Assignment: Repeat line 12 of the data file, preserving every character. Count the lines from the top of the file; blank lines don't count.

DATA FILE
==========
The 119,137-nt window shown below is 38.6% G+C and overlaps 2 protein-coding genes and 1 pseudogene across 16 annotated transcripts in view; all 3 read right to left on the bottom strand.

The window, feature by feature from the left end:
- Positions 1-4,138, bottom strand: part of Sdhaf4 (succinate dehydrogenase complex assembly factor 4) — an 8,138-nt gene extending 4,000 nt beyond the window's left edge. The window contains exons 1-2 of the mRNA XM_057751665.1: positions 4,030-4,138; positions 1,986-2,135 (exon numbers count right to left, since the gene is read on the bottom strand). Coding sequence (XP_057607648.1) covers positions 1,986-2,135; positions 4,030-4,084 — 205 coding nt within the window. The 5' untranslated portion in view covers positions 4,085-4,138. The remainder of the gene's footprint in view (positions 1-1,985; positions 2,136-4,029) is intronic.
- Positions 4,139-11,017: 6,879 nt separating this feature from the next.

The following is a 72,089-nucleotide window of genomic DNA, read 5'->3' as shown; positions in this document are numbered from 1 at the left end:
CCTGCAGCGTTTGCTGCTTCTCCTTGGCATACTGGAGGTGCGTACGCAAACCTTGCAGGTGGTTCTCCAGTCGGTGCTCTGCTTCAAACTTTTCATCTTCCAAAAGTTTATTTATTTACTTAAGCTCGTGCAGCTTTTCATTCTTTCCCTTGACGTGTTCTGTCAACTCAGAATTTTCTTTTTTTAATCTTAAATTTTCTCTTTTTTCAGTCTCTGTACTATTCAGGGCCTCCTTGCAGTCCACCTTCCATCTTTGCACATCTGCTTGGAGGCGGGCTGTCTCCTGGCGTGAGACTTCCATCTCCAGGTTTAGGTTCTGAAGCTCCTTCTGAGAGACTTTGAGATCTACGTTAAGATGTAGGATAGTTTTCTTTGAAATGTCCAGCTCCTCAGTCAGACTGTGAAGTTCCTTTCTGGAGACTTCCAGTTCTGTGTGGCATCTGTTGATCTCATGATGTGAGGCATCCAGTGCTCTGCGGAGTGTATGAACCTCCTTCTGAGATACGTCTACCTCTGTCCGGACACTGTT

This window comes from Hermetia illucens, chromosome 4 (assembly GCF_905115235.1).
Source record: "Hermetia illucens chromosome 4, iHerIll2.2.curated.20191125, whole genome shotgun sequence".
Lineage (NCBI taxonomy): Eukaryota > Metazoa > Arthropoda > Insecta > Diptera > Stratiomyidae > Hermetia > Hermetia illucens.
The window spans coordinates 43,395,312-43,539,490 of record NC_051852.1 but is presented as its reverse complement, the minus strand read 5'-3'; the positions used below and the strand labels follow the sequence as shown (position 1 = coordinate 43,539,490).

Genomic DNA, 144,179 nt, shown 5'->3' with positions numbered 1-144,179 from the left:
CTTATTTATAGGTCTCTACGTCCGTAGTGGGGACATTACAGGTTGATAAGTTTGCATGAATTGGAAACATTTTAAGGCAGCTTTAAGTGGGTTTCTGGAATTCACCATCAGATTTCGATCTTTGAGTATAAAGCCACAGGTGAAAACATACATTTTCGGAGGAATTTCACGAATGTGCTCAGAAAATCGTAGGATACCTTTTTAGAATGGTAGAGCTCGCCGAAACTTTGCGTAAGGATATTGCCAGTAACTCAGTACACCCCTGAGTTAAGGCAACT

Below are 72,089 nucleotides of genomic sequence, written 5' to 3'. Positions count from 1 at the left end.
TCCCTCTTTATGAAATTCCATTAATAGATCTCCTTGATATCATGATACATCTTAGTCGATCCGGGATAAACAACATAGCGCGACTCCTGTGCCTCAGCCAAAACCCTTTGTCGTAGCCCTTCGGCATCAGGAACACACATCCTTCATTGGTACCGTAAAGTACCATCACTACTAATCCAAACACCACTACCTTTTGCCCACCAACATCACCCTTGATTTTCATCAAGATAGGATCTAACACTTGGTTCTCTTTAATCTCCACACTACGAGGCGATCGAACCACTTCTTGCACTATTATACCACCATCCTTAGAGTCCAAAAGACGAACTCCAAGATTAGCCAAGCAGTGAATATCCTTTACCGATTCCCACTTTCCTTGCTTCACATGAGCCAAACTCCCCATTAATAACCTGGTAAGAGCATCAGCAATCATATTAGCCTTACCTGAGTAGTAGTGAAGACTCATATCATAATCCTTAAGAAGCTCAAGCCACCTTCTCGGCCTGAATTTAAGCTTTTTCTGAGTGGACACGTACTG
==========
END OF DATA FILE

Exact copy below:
CTTATTTATAGGTCTCTACGTCCGTAGTGGGGACATTACAGGTTGATAAGTTTGCATGAATTGGAAACATTTTAAGGCAGCTTTAAGTGGGTTTCTGGAATTCACCATCAGATTTCGATCTTTGAGTATAAAGCCACAGGTGAAAACATACATTTTCGGAGGAATTTCACGAATGTGCTCAGAAAATCGTAGGATACCTTTTTAGAATGGTAGAGCTCGCCGAAACTTTGCGTAAGGATATTGCCAGTAACTCAGTACACCCCTGAGTTAAGGCAACT